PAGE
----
Kerry McLean: In my twenties I loved all those Christmas parties, but nothing beats the warm festive feeling of seeing my kids have fun
I adore Christmas. I've never grown out of the excitement you feel as a child as the days in December slowly pass by, edging you ever nearer to the 25th. Even now, that bubble of enthusiasm has never burst, despite the fact that I'm now the official, overworked Santa Claus helper in our house.
Somehow, over the month of December, I manage to squeeze what feels like extra hours out of each day to allow for the multitude of festive chores I have on top of what is already an overly stuffed to do list.
Move over Jodie Whittaker - like many a mum before me, I have proved my worth as a female Time Lord long before she ever stepped foot in that police box…
While I don't begrudge the time I spend facilitating the festive season, I can't help but look back with envious eyes on the carefree Christmases of old. Come, take my hand in the style of Charles Dickens' Spirit of Christmas Past and I'll show you what I mean.
Christmas as a child is superb but not enough is made of the years between reaching adulthood and actually having to start behaving like one. I had a good long run at it, from the age of 18 until I was almost 30 when the addition of a mortgage and children brought me to my senses.
In those 10 or so years my festive season began in mid-November. I would cut back on what seemed to be unnecessary items, like proper food or heating, so I could afford to fly around the country and attend any and every party.
Every penny would go on buying new dresses and shoes, getting my hair done for big nights out and come January, my bank balance would always have a festive red glow to it.
But I wasn't overly concerned. As long as I could pick up some overtime in the following months, pay for the roof over my head and purloin enough tomato sauce sachets to eat with my budget packet of crackers until payday, I was happy.
And while it's not a diet I would recommend, I confess that having nothing but biscuits and condiments to eat, combined with an hour long walk to work and back each day to save the price of a bus ticket certainly left me in good shape for the celebrations.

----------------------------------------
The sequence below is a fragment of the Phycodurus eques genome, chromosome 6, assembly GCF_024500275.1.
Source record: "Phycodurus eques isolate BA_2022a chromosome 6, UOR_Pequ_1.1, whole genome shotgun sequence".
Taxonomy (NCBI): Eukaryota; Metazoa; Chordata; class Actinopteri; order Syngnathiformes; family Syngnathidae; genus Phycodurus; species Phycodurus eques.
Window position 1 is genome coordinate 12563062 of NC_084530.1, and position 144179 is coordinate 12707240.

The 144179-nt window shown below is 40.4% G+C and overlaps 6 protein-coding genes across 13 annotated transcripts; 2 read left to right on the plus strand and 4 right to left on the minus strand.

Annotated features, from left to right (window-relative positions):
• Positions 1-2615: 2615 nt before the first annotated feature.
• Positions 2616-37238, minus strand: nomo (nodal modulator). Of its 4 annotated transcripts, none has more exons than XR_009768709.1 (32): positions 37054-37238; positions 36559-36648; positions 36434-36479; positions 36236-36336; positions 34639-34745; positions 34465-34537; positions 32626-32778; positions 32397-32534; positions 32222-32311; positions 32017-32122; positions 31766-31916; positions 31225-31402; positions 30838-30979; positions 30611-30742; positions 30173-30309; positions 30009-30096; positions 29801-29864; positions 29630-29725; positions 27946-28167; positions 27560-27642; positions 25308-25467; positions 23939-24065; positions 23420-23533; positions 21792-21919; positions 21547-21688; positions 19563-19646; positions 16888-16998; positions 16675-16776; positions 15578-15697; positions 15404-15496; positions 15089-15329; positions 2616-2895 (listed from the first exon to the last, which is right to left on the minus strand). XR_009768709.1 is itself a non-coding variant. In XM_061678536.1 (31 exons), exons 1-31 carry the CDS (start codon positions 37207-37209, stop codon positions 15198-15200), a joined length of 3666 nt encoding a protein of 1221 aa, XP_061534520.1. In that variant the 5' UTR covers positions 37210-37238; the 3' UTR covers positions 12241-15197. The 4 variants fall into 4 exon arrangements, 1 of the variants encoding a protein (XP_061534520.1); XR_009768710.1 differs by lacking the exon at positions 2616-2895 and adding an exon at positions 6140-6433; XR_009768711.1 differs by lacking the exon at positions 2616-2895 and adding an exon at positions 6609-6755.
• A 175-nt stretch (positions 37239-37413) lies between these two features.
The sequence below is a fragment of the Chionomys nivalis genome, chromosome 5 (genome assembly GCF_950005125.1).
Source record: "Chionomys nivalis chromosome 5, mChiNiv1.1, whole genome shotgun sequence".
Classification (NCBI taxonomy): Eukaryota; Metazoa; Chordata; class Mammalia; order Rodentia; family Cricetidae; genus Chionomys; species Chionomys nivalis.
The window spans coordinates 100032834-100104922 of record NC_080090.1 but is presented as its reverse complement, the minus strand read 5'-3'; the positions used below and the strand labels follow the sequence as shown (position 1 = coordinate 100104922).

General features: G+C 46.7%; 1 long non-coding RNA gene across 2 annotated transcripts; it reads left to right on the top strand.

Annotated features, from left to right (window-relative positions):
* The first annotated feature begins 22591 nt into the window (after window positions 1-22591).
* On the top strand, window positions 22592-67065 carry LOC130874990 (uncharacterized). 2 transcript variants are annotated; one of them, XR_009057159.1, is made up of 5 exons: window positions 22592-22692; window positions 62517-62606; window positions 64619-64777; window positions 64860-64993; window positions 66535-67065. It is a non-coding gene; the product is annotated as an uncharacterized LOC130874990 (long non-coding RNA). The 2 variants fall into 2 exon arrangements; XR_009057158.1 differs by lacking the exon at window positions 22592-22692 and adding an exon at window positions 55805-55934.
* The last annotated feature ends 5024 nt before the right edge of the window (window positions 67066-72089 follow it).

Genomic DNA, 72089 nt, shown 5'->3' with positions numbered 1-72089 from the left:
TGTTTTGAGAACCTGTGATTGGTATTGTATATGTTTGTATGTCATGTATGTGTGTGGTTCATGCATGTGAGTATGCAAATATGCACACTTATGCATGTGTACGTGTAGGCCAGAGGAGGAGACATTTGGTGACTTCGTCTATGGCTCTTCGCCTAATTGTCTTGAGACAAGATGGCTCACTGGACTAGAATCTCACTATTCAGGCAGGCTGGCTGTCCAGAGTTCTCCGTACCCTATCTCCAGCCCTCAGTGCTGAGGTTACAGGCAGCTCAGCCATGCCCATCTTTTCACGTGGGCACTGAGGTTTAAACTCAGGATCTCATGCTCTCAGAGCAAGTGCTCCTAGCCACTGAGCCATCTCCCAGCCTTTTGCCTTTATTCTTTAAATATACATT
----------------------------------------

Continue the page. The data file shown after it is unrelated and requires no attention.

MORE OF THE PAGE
While I worked and lived all around the world during that decadent decade, from London to Brittany, Glasgow to Kenya, I always made it back home for Christmas. For a few days I enjoyed being pampered and fed by my mum, meeting up with former school friends for fun nights out and at the end of each evening, my daddy would be there to collect me and bring me back home.
He'd also bung me a fiver here and there with the words, 'Have one for me sport'. I was spoilt rotten and, unsurprisingly, I loved every second.
Keeping with the Dickens' Christmas Carol theme, it's time to jump forward with the Spirit of Christmas Present...
Time is at a premium and I haven't enough spare to go out shopping for new clothes, never mind make it to many Christmas dos.
But don't get the idea that I'm sitting at home like Scrooge. With three youngsters, my evenings are taken up with carol concerts, orchestra performances, end-of-term drama productions and, my personal favourite, the nursery Nativity.
The sight of Mary carrying the baby Jesus doll in by the feet and chucking him into the manger head first and from across the room with a throw Brian O'Driscoll would have been proud of will be one that will stay with me for years.
I loved my mad, partying days but nothing fills me with that fuzzy, warm, festive feeling as much as seeing my kids enjoy themselves.
So, what would the Spirit of Christmas Yet to Come show me?
The best of both worlds, I hope.
A house stuffed to bursting with happy and healthy family, children and eventually grandchildren, who will always come back to spend the holidays with me and my husband.
And I certainly wouldn't mind the odd party or two and some Christmas spirits of a different sort…